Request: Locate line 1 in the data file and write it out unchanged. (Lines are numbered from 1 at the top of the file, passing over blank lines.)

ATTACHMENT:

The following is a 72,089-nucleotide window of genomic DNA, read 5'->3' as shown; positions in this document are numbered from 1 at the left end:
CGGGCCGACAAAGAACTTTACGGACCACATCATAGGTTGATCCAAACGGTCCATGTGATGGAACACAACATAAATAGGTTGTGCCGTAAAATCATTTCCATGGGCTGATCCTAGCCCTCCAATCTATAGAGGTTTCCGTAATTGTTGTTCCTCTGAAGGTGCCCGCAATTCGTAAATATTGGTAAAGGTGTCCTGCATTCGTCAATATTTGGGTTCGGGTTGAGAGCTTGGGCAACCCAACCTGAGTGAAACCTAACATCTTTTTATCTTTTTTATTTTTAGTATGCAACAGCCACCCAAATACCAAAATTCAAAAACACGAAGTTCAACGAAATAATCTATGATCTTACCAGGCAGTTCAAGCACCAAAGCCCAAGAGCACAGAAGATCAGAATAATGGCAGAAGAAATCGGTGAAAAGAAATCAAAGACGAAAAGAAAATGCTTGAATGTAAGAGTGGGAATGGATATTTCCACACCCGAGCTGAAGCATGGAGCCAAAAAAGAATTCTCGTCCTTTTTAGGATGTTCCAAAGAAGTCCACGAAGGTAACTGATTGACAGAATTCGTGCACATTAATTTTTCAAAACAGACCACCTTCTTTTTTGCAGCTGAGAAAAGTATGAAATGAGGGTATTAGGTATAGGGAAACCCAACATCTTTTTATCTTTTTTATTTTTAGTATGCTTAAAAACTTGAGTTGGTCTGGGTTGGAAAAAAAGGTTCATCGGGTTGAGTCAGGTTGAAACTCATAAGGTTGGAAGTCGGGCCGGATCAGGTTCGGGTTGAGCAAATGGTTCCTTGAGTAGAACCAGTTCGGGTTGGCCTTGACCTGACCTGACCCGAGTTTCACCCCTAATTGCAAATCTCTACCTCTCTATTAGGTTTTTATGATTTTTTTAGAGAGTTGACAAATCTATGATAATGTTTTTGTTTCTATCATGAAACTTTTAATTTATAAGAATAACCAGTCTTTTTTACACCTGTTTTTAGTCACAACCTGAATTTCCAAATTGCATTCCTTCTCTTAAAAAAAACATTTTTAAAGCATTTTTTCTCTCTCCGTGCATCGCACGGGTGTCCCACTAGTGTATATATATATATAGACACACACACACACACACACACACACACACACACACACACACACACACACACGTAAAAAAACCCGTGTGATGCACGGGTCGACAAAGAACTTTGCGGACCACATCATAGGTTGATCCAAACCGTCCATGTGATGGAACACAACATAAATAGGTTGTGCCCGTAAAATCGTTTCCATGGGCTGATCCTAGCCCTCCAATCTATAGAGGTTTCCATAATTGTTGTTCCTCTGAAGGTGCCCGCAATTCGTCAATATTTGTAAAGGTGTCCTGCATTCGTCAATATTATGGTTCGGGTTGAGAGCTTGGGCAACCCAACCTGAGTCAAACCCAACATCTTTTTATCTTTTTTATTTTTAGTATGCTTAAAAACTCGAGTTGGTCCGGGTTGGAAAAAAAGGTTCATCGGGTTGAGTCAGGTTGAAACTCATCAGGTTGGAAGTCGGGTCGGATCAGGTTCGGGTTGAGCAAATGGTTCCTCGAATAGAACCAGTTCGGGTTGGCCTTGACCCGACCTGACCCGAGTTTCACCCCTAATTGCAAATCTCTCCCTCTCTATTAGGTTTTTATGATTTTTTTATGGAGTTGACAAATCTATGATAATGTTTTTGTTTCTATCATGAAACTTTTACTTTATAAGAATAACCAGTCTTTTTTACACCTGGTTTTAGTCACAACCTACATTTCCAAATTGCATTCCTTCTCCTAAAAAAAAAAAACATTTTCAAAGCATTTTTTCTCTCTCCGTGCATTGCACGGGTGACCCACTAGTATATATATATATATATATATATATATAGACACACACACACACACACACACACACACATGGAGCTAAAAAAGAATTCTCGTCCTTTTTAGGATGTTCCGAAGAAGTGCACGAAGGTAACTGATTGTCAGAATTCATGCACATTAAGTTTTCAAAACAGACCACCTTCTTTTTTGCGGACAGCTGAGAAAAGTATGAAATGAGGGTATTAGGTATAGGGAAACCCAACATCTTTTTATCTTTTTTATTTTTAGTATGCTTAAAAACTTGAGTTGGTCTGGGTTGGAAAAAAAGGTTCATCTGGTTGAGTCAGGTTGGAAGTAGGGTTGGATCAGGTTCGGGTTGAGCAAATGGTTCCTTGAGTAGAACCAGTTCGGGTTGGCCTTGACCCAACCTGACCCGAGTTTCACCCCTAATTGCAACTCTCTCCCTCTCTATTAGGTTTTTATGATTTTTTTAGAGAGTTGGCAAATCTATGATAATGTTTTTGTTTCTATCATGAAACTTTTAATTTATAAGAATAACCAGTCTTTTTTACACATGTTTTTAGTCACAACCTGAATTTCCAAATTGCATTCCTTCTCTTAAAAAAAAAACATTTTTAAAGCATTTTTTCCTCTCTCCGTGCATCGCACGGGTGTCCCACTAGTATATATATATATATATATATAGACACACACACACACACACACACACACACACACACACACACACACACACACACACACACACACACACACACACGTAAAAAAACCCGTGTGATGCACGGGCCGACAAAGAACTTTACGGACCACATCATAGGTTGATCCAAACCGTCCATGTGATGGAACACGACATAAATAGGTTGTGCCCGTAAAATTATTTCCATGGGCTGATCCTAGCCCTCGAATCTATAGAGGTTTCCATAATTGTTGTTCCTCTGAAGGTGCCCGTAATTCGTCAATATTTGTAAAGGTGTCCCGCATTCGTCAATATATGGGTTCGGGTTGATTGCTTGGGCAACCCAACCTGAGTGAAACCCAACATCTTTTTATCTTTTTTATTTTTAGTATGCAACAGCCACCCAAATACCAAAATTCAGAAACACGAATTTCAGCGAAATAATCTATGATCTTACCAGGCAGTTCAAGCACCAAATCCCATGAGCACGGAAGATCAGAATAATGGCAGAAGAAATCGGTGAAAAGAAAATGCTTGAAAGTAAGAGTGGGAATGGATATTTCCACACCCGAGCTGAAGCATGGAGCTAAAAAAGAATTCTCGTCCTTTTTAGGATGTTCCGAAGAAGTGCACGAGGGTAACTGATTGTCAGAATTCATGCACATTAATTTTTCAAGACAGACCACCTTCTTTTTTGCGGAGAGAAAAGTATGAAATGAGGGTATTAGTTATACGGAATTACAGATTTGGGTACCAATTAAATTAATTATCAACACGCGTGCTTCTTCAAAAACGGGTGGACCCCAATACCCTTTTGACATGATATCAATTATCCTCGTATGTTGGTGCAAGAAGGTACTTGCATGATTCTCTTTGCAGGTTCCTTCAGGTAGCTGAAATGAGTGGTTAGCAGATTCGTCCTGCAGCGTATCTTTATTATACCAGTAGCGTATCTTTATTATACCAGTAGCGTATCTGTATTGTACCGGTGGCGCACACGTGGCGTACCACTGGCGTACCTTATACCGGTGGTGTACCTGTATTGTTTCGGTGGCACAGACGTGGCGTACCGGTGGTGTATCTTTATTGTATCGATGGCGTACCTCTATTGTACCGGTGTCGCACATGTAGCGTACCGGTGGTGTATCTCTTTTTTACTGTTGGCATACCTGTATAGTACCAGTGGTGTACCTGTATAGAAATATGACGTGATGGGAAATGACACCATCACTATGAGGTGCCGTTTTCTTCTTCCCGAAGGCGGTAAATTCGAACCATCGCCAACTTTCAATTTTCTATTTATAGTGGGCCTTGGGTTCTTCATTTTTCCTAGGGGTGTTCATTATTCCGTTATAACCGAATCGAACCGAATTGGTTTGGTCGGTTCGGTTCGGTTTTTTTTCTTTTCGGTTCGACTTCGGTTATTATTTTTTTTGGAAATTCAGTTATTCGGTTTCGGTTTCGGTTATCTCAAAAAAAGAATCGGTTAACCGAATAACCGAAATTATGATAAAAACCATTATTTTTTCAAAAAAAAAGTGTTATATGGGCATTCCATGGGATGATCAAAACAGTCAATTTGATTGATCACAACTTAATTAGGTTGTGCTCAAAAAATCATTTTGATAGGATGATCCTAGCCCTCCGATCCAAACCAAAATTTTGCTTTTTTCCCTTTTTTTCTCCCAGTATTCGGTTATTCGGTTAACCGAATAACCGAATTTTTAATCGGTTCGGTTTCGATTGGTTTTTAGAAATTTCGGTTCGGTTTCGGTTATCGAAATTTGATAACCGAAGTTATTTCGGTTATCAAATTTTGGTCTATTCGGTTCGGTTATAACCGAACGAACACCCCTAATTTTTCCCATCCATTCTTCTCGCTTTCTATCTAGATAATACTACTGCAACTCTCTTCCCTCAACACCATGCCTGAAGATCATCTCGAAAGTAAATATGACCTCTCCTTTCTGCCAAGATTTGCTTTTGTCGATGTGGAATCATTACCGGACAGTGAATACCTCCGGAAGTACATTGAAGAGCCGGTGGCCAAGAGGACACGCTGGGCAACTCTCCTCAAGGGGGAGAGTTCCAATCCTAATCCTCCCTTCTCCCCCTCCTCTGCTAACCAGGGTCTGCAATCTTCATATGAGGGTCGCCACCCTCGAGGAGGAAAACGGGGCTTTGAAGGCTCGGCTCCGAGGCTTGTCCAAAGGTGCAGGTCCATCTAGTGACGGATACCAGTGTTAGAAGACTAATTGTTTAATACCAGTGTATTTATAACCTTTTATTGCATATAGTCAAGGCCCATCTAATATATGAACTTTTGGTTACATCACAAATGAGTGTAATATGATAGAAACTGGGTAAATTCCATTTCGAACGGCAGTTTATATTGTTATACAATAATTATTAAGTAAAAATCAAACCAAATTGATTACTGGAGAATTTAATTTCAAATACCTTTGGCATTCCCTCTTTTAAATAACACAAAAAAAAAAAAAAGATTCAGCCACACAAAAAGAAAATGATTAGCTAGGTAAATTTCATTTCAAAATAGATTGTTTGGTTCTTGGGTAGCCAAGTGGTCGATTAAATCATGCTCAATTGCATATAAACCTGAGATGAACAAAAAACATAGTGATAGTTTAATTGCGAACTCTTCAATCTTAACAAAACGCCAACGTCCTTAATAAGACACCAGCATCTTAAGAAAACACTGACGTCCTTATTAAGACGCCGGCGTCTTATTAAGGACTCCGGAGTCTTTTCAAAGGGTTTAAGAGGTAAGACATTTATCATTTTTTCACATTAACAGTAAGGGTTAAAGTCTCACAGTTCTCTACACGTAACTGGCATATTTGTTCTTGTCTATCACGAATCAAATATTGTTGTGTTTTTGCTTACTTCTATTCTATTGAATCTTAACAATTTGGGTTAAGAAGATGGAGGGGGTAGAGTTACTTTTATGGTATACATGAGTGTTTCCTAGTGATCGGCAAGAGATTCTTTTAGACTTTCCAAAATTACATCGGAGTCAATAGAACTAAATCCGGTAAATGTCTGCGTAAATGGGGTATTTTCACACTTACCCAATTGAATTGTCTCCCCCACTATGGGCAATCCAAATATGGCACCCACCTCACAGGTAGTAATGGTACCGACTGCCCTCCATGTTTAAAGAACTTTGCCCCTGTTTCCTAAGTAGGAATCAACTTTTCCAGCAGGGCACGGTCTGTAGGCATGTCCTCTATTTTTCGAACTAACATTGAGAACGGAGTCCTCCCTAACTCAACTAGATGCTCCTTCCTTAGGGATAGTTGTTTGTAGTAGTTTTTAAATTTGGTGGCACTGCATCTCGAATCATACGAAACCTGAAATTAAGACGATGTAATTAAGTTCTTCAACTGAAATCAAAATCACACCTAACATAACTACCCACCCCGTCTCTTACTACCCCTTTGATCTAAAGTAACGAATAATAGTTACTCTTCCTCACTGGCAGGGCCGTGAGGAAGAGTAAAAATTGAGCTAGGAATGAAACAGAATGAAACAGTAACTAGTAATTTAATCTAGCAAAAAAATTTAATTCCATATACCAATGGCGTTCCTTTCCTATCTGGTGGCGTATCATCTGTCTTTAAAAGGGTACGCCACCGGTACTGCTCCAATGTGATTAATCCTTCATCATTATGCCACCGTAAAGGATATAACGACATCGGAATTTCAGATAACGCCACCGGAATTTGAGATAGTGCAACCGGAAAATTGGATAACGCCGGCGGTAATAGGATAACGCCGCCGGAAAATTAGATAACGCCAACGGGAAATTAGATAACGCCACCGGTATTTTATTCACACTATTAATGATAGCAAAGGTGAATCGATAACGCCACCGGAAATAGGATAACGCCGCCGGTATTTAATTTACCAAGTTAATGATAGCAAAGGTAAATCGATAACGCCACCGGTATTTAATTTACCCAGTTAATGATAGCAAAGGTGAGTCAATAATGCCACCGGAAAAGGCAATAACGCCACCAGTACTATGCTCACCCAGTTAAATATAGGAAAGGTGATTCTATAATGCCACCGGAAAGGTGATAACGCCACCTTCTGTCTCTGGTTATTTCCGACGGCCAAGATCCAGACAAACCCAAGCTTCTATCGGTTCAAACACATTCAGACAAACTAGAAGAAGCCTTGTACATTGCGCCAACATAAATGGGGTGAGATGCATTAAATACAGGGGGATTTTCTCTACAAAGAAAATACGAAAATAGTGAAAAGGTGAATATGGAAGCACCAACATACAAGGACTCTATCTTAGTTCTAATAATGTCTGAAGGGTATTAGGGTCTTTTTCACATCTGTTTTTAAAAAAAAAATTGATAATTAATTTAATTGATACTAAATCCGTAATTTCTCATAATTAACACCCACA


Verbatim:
The following is a 72,089-nucleotide window of genomic DNA, read 5'->3' as shown; positions in this document are numbered from 1 at the left end: